AU - Mehdipour Ghazi, Mostafa

AU - Nielsen, Mads

AU - Pai, Akshay Sadananda Uppinakudru

AU - Cardoso, M. Jorge

AU - Modat, Marc

AU - Ourselin, Sebastien

AU - Sørensen, Lauge

PY - 2019

Y1 - 2019

N2 - Disease progression modeling (DPM) using longitudinal data is a challenging machine learning task. Existing DPM algorithms neglect temporal dependencies among measurements, make parametric assumptions about biomarker trajectories, do not model multiple biomarkers jointly, and need an alignment of subjects’ trajectories. In this paper, recurrent neural networks (RNNs) are utilized to address these issues. However, in many cases, longitudinal cohorts contain incomplete data, which hinders the application of standard RNNs and requires a pre-processing step such as imputation of the missing values. Instead, we propose a generalized training rule for the most widely used RNN architecture, long short-term memory (LSTM) networks, that can handle both missing predictor and target values. The proposed LSTM algorithm is applied to model the progression of Alzheimer's disease (AD) using six volumetric magnetic resonance imaging (MRI) biomarkers, i.e., volumes of ventricles, hippocampus, whole brain, fusiform, middle temporal gyrus, and entorhinal cortex, and it is compared to standard LSTM networks with data imputation and a parametric, regression-based DPM method. The results show that the proposed algorithm achieves a significantly lower mean absolute error (MAE) than the alternatives with p < 0.05 using Wilcoxon signed rank test in predicting values of almost all of the MRI biomarkers. Moreover, a linear discriminant analysis (LDA) classifier applied to the predicted biomarker values produces a significantly larger area under the receiver operating characteristic curve (AUC) of 0.90 vs. at most 0.84 with p < 0.001 using McNemar's test for clinical diagnosis of AD. Inspection of MAE curves as a function of the amount of missing data reveals that the proposed LSTM algorithm achieves the best performance up until more than 74% missing values. Finally, it is illustrated how the method can successfully be applied to data with varying time intervals. This paper shows that built-in handling of missing values in training an LSTM network benefits the application of RNNs in neurodegenerative disease progression modeling in longitudinal cohorts.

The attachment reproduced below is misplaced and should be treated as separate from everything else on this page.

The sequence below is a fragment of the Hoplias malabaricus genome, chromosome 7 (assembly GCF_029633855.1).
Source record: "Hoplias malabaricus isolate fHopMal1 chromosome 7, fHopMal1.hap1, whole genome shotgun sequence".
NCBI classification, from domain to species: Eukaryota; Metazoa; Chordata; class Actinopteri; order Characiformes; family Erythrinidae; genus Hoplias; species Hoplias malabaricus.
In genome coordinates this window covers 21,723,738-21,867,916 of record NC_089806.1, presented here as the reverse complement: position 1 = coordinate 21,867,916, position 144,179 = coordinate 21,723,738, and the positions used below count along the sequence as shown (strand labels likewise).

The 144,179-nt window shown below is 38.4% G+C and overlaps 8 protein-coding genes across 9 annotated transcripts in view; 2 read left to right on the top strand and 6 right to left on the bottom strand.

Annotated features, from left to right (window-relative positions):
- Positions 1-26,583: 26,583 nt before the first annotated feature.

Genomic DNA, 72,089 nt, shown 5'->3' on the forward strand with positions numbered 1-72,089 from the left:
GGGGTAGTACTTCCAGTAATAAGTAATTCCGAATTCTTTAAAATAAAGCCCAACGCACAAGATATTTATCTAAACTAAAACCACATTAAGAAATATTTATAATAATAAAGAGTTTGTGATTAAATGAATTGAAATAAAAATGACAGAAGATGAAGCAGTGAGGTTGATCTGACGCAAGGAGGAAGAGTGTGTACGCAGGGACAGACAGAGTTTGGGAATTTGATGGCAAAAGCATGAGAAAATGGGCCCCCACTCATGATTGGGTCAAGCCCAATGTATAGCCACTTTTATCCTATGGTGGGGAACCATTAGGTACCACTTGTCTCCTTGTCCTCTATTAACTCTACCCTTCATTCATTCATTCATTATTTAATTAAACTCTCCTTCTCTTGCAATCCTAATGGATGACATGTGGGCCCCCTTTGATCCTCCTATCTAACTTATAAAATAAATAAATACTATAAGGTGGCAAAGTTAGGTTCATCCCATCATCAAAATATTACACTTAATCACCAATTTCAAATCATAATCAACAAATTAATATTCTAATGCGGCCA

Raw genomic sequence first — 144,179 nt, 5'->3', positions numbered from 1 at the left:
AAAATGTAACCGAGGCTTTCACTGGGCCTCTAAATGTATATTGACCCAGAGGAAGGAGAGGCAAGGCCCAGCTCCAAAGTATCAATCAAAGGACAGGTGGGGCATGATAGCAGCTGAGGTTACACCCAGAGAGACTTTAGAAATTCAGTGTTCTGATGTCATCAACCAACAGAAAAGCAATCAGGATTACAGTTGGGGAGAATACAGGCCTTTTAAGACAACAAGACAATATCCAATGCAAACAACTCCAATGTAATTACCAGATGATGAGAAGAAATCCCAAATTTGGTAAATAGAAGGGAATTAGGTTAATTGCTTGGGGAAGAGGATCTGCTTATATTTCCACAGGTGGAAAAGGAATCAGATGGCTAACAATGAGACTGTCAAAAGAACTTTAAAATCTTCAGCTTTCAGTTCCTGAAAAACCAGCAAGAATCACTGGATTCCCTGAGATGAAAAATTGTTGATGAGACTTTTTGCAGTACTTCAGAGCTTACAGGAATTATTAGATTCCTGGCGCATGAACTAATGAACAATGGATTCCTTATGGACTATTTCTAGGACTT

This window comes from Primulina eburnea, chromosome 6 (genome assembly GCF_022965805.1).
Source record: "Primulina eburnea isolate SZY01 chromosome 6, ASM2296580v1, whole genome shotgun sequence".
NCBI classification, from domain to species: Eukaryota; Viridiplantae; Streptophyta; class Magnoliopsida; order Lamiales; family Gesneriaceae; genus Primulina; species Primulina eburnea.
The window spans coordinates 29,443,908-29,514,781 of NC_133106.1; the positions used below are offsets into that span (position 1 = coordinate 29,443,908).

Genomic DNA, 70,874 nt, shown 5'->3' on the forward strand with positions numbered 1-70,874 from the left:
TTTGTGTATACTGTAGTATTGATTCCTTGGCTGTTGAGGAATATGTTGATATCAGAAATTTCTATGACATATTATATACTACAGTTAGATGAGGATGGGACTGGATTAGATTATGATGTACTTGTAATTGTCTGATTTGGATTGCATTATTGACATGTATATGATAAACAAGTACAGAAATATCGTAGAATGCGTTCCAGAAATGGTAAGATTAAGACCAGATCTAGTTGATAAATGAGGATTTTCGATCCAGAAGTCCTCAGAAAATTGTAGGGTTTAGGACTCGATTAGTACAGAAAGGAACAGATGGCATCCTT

AB - Disease progression modeling (DPM) using longitudinal data is a challenging machine learning task. Existing DPM algorithms neglect temporal dependencies among measurements, make parametric assumptions about biomarker trajectories, do not model multiple biomarkers jointly, and need an alignment of subjects’ trajectories. In this paper, recurrent neural networks (RNNs) are utilized to address these issues. However, in many cases, longitudinal cohorts contain incomplete data, which hinders the application of standard RNNs and requires a pre-processing step such as imputation of the missing values. Instead, we propose a generalized training rule for the most widely used RNN architecture, long short-term memory (LSTM) networks, that can handle both missing predictor and target values. The proposed LSTM algorithm is applied to model the progression of Alzheimer's disease (AD) using six volumetric magnetic resonance imaging (MRI) biomarkers, i.e., volumes of ventricles, hippocampus, whole brain, fusiform, middle temporal gyrus, and entorhinal cortex, and it is compared to standard LSTM networks with data imputation and a parametric, regression-based DPM method. The results show that the proposed algorithm achieves a significantly lower mean absolute error (MAE) than the alternatives with p < 0.05 using Wilcoxon signed rank test in predicting values of almost all of the MRI biomarkers. Moreover, a linear discriminant analysis (LDA) classifier applied to the predicted biomarker values produces a significantly larger area under the receiver operating characteristic curve (AUC) of 0.90 vs. at most 0.84 with p < 0.001 using McNemar's test for clinical diagnosis of AD. Inspection of MAE curves as a function of the amount of missing data reveals that the proposed LSTM algorithm achieves the best performance up until more than 74% missing values. Finally, it is illustrated how the method can successfully be applied to data with varying time intervals. This paper shows that built-in handling of missing values in training an LSTM network benefits the application of RNNs in neurodegenerative disease progression modeling in longitudinal cohorts.

U2 - 10.1016/j.media.2019.01.004

DO - 10.1016/j.media.2019.01.004

M3 - Journal article

VL - 53

SP - 39

EP - 46

JO - Medical Image Analysis

JF - Medical Image Analysis

SN - 1361-8415

ER -

ID: 211818323